Originally posted on janniferwood.com
I was recently listening to an online forum where a human biologist sharing about her research made the comment, “The key to all humans is relationships.” She went on to explain that as humans, we are wired for relationships. Our very earliest relationships help form us. Psychotherapy is based on dealing with past relationships that were unhealthy. So much of our behavior, inner voice and thinking is based on how our interactions with others molded us, for better or worse.
Recently, I have witnessed relationships in my own life and relationships around me go through various metamorphoses. So often when we hear the word “relationship,” we often think of romance. However, that is such a small sliver of our bonding with others. I’m talking about the broad sense of relationships, spanning across family, friends, neighbors and coworkers. While changes in these interactions can be fascinating to watch on the sidelines, (Isn’t that what most gossip is about?) It can be painful or exhausting when you are in the thick of it. As the dust settles after the shake up that has been going on around me, there are three scenarios that I have seen play out over and over again in various circumstances.
First, The Rut: Both parties know something is off, but it takes awhile to even figure out what it could be. It isn’t so much that something is wrong, just more that there is something lacking. Each party might give a hefty push on their own, but after a few days, it feels like everything is sliding backwards into the dreaded rut. In my case, some wise counsel and open communication helped both parties push together over the road block and things have rolled at a smooth, satisfying pace.
Second, The Space: People change, we change and though at times I don’t like it, life refuses to stand still. Sometimes I try to ignore the changes, insisting it doesn’t matter, but over time, two paths become further and further apart. The distance causes me to feel like I’m practically yelling to be heard by the other individual. Perhaps they feel the same way. I’ve had to accept that with change comes needed space. It doesn’t mean respect or fond memories are gone, just that the relationship isn’t what it used to be. It’s scary to take a step back, wondering if more and more steps away is what is to follow. Maybe paths will cross in the future or align side by side, but for now, space seems like the most logical answer.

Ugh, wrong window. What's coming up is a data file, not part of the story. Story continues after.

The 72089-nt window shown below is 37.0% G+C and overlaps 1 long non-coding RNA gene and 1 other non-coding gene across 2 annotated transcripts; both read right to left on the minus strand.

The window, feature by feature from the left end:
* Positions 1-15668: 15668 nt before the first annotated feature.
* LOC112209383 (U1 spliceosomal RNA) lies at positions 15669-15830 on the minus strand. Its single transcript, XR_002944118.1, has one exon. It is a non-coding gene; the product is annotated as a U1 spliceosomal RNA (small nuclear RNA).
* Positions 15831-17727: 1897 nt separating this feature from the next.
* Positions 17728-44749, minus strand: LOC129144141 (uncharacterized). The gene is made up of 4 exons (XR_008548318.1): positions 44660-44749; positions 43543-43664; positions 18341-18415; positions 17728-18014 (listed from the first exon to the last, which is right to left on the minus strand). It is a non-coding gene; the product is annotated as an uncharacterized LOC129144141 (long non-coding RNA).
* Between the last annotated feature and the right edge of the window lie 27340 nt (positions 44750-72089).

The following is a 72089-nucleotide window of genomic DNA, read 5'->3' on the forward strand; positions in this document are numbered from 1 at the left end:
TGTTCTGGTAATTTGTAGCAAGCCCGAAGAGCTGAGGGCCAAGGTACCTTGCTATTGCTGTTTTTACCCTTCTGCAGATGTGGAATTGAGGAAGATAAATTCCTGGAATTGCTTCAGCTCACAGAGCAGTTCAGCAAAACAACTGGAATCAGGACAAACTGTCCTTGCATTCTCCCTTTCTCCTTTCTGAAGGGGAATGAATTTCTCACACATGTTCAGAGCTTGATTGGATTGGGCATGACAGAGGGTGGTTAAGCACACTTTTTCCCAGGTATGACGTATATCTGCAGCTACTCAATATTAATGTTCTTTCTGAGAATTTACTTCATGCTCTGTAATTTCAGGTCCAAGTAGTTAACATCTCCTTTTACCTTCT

Last, The Implosion: The easiest way to discuss this change is by looking at the relationship through a scientific lens, otherwise emotions boil over. On the surface, everything seems fine. However, after zooming into a microscopic level, it is easy to see that the very molecular bonding of the relationship has been dissipating, dissolving, dying for a long time. Both parties ignore it, giving excuses for themselves and each other. Like any experiment, the heat is turned up and the shaky structure gives way. Times of laughter turned to frustration turned to resentment implodes on top of each other, layer after layer. Witnesses stand around staring at the wreckage and ask, “How did this happen?” Yet, the scientist shakes her head and answers, “Every sign for disaster was there. You knew this would happen, you just didn’t know when.” With a sigh and a few tears, there is hesitation, to rebuild or walk away? It’s hard to say.
Sometimes we curse our relationships, sometimes we praise them. Some are validating, others soul-sucking, some open and warm, others guarded on a hard defensive line. Whatever they are, it's what life is made of. Now I understand better why my mom always gave the advice in my younger years to be wise of who your friends are.
Published by Jannifer Wood